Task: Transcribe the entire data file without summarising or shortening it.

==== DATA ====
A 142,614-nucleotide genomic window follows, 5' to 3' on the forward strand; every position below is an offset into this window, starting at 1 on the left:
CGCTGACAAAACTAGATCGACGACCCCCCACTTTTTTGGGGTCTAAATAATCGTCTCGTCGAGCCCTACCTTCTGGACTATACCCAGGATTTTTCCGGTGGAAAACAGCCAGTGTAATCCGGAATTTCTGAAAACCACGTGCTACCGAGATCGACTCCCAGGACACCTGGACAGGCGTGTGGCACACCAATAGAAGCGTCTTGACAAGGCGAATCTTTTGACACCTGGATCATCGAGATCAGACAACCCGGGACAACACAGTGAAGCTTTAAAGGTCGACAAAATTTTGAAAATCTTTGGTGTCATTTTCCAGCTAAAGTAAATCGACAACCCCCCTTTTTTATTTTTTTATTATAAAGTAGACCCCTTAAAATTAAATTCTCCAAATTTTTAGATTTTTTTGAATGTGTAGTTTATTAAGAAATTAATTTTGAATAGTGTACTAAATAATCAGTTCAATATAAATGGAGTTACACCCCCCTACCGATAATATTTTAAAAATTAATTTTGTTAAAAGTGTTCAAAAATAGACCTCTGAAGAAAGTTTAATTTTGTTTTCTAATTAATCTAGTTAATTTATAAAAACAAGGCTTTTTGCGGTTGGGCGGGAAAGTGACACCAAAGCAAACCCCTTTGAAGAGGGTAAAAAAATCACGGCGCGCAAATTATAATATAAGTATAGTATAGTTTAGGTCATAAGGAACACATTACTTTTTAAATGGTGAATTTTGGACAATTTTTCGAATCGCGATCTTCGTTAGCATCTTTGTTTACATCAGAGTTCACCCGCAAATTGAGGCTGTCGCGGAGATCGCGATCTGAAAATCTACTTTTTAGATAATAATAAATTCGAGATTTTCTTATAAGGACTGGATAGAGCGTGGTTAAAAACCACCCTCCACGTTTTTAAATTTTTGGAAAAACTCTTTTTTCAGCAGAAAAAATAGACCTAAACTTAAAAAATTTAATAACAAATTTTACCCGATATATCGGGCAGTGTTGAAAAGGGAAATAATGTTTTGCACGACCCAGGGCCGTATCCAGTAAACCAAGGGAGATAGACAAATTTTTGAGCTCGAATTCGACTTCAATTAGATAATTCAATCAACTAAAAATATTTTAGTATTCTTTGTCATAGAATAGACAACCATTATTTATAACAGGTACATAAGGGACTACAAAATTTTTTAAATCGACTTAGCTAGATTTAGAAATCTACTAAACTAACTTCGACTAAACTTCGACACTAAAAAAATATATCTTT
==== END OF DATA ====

A 142,614-nucleotide genomic window follows, 5' to 3' on the forward strand; every position below is an offset into this window, starting at 1 on the left:
CGCTGACAAAACTAGATCGACGACCCCCCACTTTTTTGGGGTCTAAATAATCGTCTCGTCGAGCCCTACCTTCTGGACTATACCCAGGATTTTTCCGGTGGAAAACAGCCAGTGTAATCCGGAATTTCTGAAAACCACGTGCTACCGAGATCGACTCCCAGGACACCTGGACAGGCGTGTGGCACACCAATAGAAGCGTCTTGACAAGGCGAATCTTTTGACACCTGGATCATCGAGATCAGACAACCCGGGACAACACAGTGAAGCTTTAAAGGTCGACAAAATTTTGAAAATCTTTGGTGTCATTTTCCAGCTAAAGTAAATCGACAACCCCCCTTTTTTATTTTTTTATTATAAAGTAGACCCCTTAAAATTAAATTCTCCAAATTTTTAGATTTTTTTGAATGTGTAGTTTATTAAGAAATTAATTTTGAATAGTGTACTAAATAATCAGTTCAATATAAATGGAGTTACACCCCCCTACCGATAATATTTTAAAAATTAATTTTGTTAAAAGTGTTCAAAAATAGACCTCTGAAGAAAGTTTAATTTTGTTTTCTAATTAATCTAGTTAATTTATAAAAACAAGGCTTTTTGCGGTTGGGCGGGAAAGTGACACCAAAGCAAACCCCTTTGAAGAGGGTAAAAAAATCACGGCGCGCAAATTATAATATAAGTATAGTATAGTTTAGGTCATAAGGAACACATTACTTTTTAAATGGTGAATTTTGGACAATTTTTCGAATCGCGATCTTCGTTAGCATCTTTGTTTACATCAGAGTTCACCCGCAAATTGAGGCTGTCGCGGAGATCGCGATCTGAAAATCTACTTTTTAGATAATAATAAATTCGAGATTTTCTTATAAGGACTGGATAGAGCGTGGTTAAAAACCACCCTCCACGTTTTTAAATTTTTGGAAAAACTCTTTTTTCAGCAGAAAAAATAGACCTAAACTTAAAAAATTTAATAACAAATTTTACCCGATATATCGGGCAGTGTTGAAAAGGGAAATAATGTTTTGCACGACCCAGGGCCGTATCCAGTAAACCAAGGGAGATAGACAAATTTTTGAGCTCGAATTCGACTTCAATTAGATAATTCAATCAACTAAAAATATTTTAGTATTCTTTGTCATAGAATAGACAACCATTATTTATAACAGGTACATAAGGGACTACAAAATTTTTTAAATCGACTTAGCTAGATTTAGAAATCTACTAAACTAACTTCGACTAAACTTCGACACTAAAAAAATATATCTTT